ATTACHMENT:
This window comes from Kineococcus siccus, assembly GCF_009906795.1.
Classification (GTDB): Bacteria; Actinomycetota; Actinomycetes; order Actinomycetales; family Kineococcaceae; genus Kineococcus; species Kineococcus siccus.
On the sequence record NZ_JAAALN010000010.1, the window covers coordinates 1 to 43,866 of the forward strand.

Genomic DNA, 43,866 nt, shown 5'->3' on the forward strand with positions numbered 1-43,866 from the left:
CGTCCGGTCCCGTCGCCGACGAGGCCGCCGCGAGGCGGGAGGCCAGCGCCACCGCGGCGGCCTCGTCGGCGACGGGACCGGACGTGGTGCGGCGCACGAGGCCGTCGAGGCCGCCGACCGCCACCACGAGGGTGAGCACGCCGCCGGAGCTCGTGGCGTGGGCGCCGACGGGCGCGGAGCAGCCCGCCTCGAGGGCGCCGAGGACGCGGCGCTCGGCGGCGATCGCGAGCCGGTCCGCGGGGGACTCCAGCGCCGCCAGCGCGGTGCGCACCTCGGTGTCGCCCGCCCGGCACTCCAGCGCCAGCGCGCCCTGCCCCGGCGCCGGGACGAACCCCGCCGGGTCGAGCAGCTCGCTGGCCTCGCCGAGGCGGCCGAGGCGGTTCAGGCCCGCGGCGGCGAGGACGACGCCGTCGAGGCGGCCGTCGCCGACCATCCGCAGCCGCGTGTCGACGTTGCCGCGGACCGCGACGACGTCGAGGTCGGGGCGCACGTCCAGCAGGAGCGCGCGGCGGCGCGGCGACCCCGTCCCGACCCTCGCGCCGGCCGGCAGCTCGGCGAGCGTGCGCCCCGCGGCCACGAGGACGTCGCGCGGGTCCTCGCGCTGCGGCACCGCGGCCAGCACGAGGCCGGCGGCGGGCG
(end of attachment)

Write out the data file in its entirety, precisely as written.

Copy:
This window comes from Kineococcus siccus, assembly GCF_009906795.1.
Classification (GTDB): Bacteria; Actinomycetota; Actinomycetes; order Actinomycetales; family Kineococcaceae; genus Kineococcus; species Kineococcus siccus.
On the sequence record NZ_JAAALN010000010.1, the window covers coordinates 1 to 43,866 of the forward strand.

Genomic DNA, 43,866 nt, shown 5'->3' on the forward strand with positions numbered 1-43,866 from the left:
CGTCCGGTCCCGTCGCCGACGAGGCCGCCGCGAGGCGGGAGGCCAGCGCCACCGCGGCGGCCTCGTCGGCGACGGGACCGGACGTGGTGCGGCGCACGAGGCCGTCGAGGCCGCCGACCGCCACCACGAGGGTGAGCACGCCGCCGGAGCTCGTGGCGTGGGCGCCGACGGGCGCGGAGCAGCCCGCCTCGAGGGCGCCGAGGACGCGGCGCTCGGCGGCGATCGCGAGCCGGTCCGCGGGGGACTCCAGCGCCGCCAGCGCGGTGCGCACCTCGGTGTCGCCCGCCCGGCACTCCAGCGCCAGCGCGCCCTGCCCCGGCGCCGGGACGAACCCCGCCGGGTCGAGCAGCTCGCTGGCCTCGCCGAGGCGGCCGAGGCGGTTCAGGCCCGCGGCGGCGAGGACGACGCCGTCGAGGCGGCCGTCGCCGACCATCCGCAGCCGCGTGTCGACGTTGCCGCGGACCGCGACGACGTCGAGGTCGGGGCGCACGTCCAGCAGGAGCGCGCGGCGGCGCGGCGACCCCGTCCCGACCCTCGCGCCGGCCGGCAGCTCGGCGAGCGTGCGCCCCGCGGCCACGAGGACGTCGCGCGGGTCCTCGCGCTGCGGCACCGCGGCCAGCACGAGGCCGGCGGCGGGCG